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Yasha Sheynin, Sebastien Proulx, Robert Hess; BINOCULAR FUSION DURING RIVALRY INCREASES AFTER SHORT TERM MONOCULAR DEPRIVATION. Journal of Vision 2018;18(10):268. doi: https://doi.org/10.1167/18.10.268.
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Temporarily (120 mins) patching one eye subsequently increases the amount of time spent consciously perceiving the deprived eye's image during binocular rivalry. A recent MRS investigation [Lunghi et. al, 2015] suggests that a reduction in cortical inhibition of the deprived eye may be responsible for the patching-induced shift in ocular dominance. In the present study we investigated whether the occurrence of mixed percepts in binocular rivalry (percepts that require integrated information from both eyes) changes as a result of monocular deprivation. Participants viewed orthogonal ( +/- 45° ) sinusoidal gratings presented individually to each eye and completed a 5AFC task over the course of a 3-minute block where they indicated whether they were seeing one of the following: (1) an exclusively left-tilted grating, (2) a mostly left-tilted-grating (mixed, left-dominant), (3) a balanced fusion of the two gratings, (4) a mostly right-tilted-grating (mixed, right-dominant), or (5) an exclusively right-tilted grating. Total durations and mean durations were obtained for each percept from a 9-minute baseline session and a 6-minute session after 2 hours of deprivation. Post/baseline ratios (log2) were calculated and used for analysis in a 2-way (time x percept) repeated measures ANOVA. Preliminary data indicate significant time x percept interactions for both total durations and mean durations (Fs = 41, 7; ps < 0.05). Pairwise comparisons show significant patching–induced increases in the proportion and mean duration of mixed percepts dominated by the patched eye (t= -2.8, - 2.6; ps < 0.05) and significant decreases in the proportion of exclusive percepts from the unpatched eye (t = 3.5; p < 0.05). These findings suggest that the ocular dominance shift produced by short-term monocular deprivation is driven by an increase in mixed (binocular) percepts favoring the patched eye, and by a decrease in exclusive (monocular) percepts from the unpatched eye.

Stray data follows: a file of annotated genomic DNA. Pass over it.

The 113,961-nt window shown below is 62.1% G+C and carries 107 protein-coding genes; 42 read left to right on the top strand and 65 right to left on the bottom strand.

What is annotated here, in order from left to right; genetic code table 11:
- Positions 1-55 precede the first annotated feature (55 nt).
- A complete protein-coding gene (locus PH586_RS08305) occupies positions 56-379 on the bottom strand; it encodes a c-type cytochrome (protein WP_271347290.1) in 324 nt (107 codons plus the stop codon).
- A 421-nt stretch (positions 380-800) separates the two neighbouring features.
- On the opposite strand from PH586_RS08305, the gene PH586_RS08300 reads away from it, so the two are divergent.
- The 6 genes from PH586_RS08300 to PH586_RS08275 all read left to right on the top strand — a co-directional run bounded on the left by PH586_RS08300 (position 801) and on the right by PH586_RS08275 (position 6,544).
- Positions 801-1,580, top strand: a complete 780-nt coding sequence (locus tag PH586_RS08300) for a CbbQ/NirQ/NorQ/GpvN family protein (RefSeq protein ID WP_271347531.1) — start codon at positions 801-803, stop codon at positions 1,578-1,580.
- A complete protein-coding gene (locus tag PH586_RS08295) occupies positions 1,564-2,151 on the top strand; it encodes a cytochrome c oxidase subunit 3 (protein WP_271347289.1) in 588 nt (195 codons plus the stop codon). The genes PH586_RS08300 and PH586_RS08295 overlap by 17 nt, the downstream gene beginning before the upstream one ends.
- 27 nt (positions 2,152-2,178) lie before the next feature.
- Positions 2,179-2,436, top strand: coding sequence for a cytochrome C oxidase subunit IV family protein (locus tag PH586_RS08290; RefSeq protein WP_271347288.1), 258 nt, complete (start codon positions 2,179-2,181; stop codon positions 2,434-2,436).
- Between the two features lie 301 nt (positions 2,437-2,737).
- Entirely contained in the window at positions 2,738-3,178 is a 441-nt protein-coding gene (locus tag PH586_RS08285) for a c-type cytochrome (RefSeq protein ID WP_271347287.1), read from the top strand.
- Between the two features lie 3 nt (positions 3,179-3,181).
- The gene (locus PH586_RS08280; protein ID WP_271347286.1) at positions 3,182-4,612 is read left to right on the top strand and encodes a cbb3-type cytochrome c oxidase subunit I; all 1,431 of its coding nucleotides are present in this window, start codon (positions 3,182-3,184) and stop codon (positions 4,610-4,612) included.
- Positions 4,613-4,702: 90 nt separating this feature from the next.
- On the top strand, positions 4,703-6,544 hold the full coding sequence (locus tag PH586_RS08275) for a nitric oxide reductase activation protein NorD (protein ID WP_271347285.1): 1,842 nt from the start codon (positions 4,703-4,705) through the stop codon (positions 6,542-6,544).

Meeting abstract presented at VSS 2018
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